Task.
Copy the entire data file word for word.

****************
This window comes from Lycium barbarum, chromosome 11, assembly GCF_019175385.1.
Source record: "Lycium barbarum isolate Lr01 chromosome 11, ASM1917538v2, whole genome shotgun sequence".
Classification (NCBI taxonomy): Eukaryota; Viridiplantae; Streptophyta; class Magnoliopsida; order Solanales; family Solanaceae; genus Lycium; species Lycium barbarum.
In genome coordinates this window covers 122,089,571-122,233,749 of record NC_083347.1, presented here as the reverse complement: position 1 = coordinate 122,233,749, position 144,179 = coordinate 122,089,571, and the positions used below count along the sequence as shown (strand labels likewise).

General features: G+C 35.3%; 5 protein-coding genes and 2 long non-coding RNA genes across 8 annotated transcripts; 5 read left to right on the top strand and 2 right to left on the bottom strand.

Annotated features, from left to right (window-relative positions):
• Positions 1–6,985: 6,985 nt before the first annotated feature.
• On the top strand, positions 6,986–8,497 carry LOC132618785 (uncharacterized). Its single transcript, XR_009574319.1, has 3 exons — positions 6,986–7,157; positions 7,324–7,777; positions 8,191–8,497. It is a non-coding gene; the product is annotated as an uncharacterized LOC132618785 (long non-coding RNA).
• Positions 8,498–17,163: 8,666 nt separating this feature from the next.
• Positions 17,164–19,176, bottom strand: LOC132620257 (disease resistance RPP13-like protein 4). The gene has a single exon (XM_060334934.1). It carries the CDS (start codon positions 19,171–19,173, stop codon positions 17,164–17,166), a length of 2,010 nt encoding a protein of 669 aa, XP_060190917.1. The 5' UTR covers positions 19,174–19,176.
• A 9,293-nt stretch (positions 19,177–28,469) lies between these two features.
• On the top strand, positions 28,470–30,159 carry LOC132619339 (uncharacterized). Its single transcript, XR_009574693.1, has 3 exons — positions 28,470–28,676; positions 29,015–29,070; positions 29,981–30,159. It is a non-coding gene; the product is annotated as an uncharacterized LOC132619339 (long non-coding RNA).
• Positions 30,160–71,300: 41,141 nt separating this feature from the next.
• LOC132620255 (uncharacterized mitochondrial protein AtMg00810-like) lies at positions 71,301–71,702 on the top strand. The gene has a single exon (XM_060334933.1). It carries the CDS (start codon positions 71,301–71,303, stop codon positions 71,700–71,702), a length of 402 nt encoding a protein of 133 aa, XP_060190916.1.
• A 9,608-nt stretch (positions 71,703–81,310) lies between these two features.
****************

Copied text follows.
This window comes from Lycium barbarum, chromosome 11, assembly GCF_019175385.1.
Source record: "Lycium barbarum isolate Lr01 chromosome 11, ASM1917538v2, whole genome shotgun sequence".
Classification (NCBI taxonomy): Eukaryota; Viridiplantae; Streptophyta; class Magnoliopsida; order Solanales; family Solanaceae; genus Lycium; species Lycium barbarum.
In genome coordinates this window covers 122,089,571-122,233,749 of record NC_083347.1, presented here as the reverse complement: position 1 = coordinate 122,233,749, position 144,179 = coordinate 122,089,571, and the positions used below count along the sequence as shown (strand labels likewise).

General features: G+C 35.3%; 5 protein-coding genes and 2 long non-coding RNA genes across 8 annotated transcripts; 5 read left to right on the top strand and 2 right to left on the bottom strand.

Annotated features, from left to right (window-relative positions):
• Positions 1–6,985: 6,985 nt before the first annotated feature.
• On the top strand, positions 6,986–8,497 carry LOC132618785 (uncharacterized). Its single transcript, XR_009574319.1, has 3 exons — positions 6,986–7,157; positions 7,324–7,777; positions 8,191–8,497. It is a non-coding gene; the product is annotated as an uncharacterized LOC132618785 (long non-coding RNA).
• Positions 8,498–17,163: 8,666 nt separating this feature from the next.
• Positions 17,164–19,176, bottom strand: LOC132620257 (disease resistance RPP13-like protein 4). The gene has a single exon (XM_060334934.1). It carries the CDS (start codon positions 19,171–19,173, stop codon positions 17,164–17,166), a length of 2,010 nt encoding a protein of 669 aa, XP_060190917.1. The 5' UTR covers positions 19,174–19,176.
• A 9,293-nt stretch (positions 19,177–28,469) lies between these two features.
• On the top strand, positions 28,470–30,159 carry LOC132619339 (uncharacterized). Its single transcript, XR_009574693.1, has 3 exons — positions 28,470–28,676; positions 29,015–29,070; positions 29,981–30,159. It is a non-coding gene; the product is annotated as an uncharacterized LOC132619339 (long non-coding RNA).
• Positions 30,160–71,300: 41,141 nt separating this feature from the next.
• LOC132620255 (uncharacterized mitochondrial protein AtMg00810-like) lies at positions 71,301–71,702 on the top strand. The gene has a single exon (XM_060334933.1). It carries the CDS (start codon positions 71,301–71,303, stop codon positions 71,700–71,702), a length of 402 nt encoding a protein of 133 aa, XP_060190916.1.
• A 9,608-nt stretch (positions 71,703–81,310) lies between these two features.